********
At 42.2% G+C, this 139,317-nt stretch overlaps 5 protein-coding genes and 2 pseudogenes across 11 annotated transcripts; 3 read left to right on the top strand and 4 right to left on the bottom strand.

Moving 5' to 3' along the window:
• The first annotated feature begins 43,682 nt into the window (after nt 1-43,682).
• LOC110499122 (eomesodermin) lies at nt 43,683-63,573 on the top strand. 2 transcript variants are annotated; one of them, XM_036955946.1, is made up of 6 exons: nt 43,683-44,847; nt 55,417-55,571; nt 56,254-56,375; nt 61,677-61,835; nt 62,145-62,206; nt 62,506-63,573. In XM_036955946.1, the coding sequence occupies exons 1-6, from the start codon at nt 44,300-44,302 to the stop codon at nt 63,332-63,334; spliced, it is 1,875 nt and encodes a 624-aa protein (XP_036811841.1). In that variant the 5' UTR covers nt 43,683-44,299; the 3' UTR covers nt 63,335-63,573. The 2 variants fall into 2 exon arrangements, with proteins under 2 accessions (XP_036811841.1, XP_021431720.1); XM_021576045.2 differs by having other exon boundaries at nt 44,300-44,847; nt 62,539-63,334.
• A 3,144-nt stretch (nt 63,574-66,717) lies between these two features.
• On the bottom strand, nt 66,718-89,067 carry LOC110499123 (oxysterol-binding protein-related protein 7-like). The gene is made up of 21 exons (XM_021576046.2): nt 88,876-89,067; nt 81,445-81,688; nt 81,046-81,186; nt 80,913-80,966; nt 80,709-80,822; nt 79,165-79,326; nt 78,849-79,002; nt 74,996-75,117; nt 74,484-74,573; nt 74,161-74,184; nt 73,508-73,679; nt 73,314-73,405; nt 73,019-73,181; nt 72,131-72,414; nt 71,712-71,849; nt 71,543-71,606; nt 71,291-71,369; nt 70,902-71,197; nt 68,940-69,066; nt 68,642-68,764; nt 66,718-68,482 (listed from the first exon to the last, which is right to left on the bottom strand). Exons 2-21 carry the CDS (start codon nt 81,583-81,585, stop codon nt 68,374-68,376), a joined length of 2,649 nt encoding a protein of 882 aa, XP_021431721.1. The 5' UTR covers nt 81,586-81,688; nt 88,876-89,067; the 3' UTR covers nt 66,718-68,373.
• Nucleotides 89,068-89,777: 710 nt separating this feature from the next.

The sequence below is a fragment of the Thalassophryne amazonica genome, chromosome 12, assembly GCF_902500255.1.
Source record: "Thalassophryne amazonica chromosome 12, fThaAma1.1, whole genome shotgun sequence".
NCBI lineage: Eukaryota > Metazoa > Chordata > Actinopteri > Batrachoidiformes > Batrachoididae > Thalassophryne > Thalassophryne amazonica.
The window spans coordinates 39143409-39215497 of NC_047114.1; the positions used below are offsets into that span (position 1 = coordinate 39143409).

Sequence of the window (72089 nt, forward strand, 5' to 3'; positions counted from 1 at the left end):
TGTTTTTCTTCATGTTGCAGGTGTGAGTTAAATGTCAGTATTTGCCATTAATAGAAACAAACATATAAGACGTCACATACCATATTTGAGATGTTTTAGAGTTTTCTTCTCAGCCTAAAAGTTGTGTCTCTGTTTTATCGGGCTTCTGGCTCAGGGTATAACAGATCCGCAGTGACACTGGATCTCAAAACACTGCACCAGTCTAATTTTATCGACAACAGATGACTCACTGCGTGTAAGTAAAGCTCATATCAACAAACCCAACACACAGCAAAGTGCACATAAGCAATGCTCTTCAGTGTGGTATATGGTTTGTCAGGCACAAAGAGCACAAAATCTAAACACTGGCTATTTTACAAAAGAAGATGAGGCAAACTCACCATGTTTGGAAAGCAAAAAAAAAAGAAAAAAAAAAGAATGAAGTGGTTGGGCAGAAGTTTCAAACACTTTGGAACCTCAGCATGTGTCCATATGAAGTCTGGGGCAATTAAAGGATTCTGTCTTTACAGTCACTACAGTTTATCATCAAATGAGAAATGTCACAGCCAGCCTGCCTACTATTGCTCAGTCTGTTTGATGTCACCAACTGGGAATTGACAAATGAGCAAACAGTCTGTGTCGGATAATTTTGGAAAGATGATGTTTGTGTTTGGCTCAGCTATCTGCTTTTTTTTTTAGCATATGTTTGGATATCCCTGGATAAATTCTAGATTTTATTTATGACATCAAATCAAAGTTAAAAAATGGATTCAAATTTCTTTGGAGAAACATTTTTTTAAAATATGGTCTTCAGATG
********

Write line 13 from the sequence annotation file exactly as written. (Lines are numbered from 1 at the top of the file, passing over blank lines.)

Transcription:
TGTTTTTCTTCATGTTGCAGGTGTGAGTTAAATGTCAGTATTTGCCATTAATAGAAACAAACATATAAGACGTCACATACCATATTTGAGATGTTTTAGAGTTTTCTTCTCAGCCTAAAAGTTGTGTCTCTGTTTTATCGGGCTTCTGGCTCAGGGTATAACAGATCCGCAGTGACACTGGATCTCAAAACACTGCACCAGTCTAATTTTATCGACAACAGATGACTCACTGCGTGTAAGTAAAGCTCATATCAACAAACCCAACACACAGCAAAGTGCACATAAGCAATGCTCTTCAGTGTGGTATATGGTTTGTCAGGCACAAAGAGCACAAAATCTAAACACTGGCTATTTTACAAAAGAAGATGAGGCAAACTCACCATGTTTGGAAAGCAAAAAAAAAAGAAAAAAAAAAGAATGAAGTGGTTGGGCAGAAGTTTCAAACACTTTGGAACCTCAGCATGTGTCCATATGAAGTCTGGGGCAATTAAAGGATTCTGTCTTTACAGTCACTACAGTTTATCATCAAATGAGAAATGTCACAGCCAGCCTGCCTACTATTGCTCAGTCTGTTTGATGTCACCAACTGGGAATTGACAAATGAGCAAACAGTCTGTGTCGGATAATTTTGGAAAGATGATGTTTGTGTTTGGCTCAGCTATCTGCTTTTTTTTTTAGCATATGTTTGGATATCCCTGGATAAATTCTAGATTTTATTTATGACATCAAATCAAAGTTAAAAAATGGATTCAAATTTCTTTGGAGAAACATTTTTTTAAAATATGGTCTTCAGATG